Did you know about these interesting cigar facts?

Cigars are steeped in history with the smoking of tobacco having been around for thousands of years. There are still plenty of surprises to be found out about cigars – have a read of these 10 interesting cigar facts and drop some knowledge on your cigar friends, it will give you aficionado brownie points!

In 1492 Christopher Columbus first landed on the island of Colba, known today as Cuba. He noted his disappointment that there was no treasure to be found and the fact he thought he was travelling to India! Fortunately for stogie fans, the locals introduced him to the burning and inhaling of the leaves they called Cohiba, known today as tobacco.

A thousand tobacco seeds can fit inside a thimble. Once planted cigar tobacco plants need approximately eight hours of sunlight each day.

The phrase, “Close, but no cigar,” originated in the day when a cigar was a popular carnival game prize. Imagine the uproar today if the local fair was handing out cigars instead of goldfish!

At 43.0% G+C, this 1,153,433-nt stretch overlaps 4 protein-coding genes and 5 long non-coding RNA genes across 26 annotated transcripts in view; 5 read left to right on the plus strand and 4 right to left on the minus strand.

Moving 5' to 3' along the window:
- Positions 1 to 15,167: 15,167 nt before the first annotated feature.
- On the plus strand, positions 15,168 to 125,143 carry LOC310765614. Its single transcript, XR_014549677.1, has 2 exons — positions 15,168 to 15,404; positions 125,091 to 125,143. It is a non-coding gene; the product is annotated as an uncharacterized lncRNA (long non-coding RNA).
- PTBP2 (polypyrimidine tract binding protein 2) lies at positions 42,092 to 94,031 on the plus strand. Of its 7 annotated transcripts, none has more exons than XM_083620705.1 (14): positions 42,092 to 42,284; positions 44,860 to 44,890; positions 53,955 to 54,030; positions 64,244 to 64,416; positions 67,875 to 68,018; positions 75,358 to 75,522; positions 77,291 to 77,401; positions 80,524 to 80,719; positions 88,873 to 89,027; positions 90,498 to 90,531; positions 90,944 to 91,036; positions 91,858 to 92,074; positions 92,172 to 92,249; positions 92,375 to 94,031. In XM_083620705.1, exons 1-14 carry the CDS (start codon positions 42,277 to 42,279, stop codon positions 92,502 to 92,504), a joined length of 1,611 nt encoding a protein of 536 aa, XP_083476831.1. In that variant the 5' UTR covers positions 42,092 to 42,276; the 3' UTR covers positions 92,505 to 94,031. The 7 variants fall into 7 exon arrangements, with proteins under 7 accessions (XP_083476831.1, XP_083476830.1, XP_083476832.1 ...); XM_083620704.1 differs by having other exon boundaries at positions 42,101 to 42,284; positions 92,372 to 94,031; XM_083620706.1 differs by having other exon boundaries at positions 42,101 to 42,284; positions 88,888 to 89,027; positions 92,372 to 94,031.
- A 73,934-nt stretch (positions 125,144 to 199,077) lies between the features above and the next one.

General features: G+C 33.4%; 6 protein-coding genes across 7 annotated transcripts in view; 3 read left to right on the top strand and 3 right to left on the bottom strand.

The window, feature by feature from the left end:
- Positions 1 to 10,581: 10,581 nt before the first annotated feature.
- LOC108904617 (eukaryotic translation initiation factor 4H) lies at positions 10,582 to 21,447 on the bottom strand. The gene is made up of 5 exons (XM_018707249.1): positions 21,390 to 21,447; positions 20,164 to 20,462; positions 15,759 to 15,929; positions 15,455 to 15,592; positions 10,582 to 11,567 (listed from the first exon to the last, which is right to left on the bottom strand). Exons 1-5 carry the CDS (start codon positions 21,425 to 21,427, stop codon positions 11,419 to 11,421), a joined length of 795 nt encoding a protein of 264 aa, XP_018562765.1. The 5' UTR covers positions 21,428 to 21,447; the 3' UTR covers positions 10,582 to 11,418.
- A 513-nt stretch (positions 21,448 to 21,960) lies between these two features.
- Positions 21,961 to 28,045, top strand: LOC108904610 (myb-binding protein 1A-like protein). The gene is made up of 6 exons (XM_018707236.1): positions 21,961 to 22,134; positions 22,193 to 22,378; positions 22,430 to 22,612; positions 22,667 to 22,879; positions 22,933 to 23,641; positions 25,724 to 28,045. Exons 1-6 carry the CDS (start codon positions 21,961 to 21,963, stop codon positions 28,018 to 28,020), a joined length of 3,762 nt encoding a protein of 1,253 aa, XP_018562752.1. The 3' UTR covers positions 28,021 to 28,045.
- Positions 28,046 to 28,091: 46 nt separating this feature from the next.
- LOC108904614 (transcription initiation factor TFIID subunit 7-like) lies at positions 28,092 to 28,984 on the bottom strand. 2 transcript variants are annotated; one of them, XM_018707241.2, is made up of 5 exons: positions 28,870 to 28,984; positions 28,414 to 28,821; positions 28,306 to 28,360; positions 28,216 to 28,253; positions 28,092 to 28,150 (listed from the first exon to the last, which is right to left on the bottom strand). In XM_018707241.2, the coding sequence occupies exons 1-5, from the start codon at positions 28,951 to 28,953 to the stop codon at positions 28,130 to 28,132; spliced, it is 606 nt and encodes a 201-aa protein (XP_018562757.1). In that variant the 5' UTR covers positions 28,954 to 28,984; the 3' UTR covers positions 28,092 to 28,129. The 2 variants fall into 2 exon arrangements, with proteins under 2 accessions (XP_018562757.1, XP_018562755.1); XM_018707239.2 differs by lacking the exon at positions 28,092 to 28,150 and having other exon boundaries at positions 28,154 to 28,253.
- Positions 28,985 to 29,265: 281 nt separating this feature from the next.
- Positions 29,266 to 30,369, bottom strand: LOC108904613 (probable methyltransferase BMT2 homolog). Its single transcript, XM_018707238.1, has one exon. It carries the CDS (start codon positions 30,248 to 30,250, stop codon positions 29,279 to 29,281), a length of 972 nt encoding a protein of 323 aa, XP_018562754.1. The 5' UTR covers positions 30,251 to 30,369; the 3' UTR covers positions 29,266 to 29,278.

When an American pilot who was shot down in Bosnia was rescued, Bill Clinton tested Hilary’s no smoking rule and possibly her wrath by lighting up and enjoying a Romeo Y Julieta cigar in the White House.

A highly skilled or specifically trained cigar roller is referred to as a torcedor, with them able to produce at least 200 cigars a day!

In preparation for his first high-altitude airplane flight, Winston Churchill ordered the creation of an oxygen mask that would accommodate cigar smoking.

Prior to rolling, tobacco leaves must have a humidity level of around 80 to 95%. The taste and aroma from your favourite cigar comes from the fermentation process the tobacco has been through.

In 1961, the CIA was given instructions to use their medical services to place a poison into Fidel Castro’s cigars but the scheme didn’t go to plan. Castro came out and said he received a diplomatic gift from the CIA and that the cigars made him sick but had tasting notes of leather and gorgonzola!

A cigar humidor uses Spanish cedar and it’s normally kiln dried to stop the bleeding of sap. A properly conditioned cigar can age, develop and mature for a lifetime when kept in optimum conditions.

Legendary writer Mark Twain, at the request of his wife, put an end to his 300 cigars a month habit that led to a period of writers block. He then resumed his cigar habit and wrote a book in three months… unfortunately his wife left him!

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Photo by: cigarhunt/Instagram

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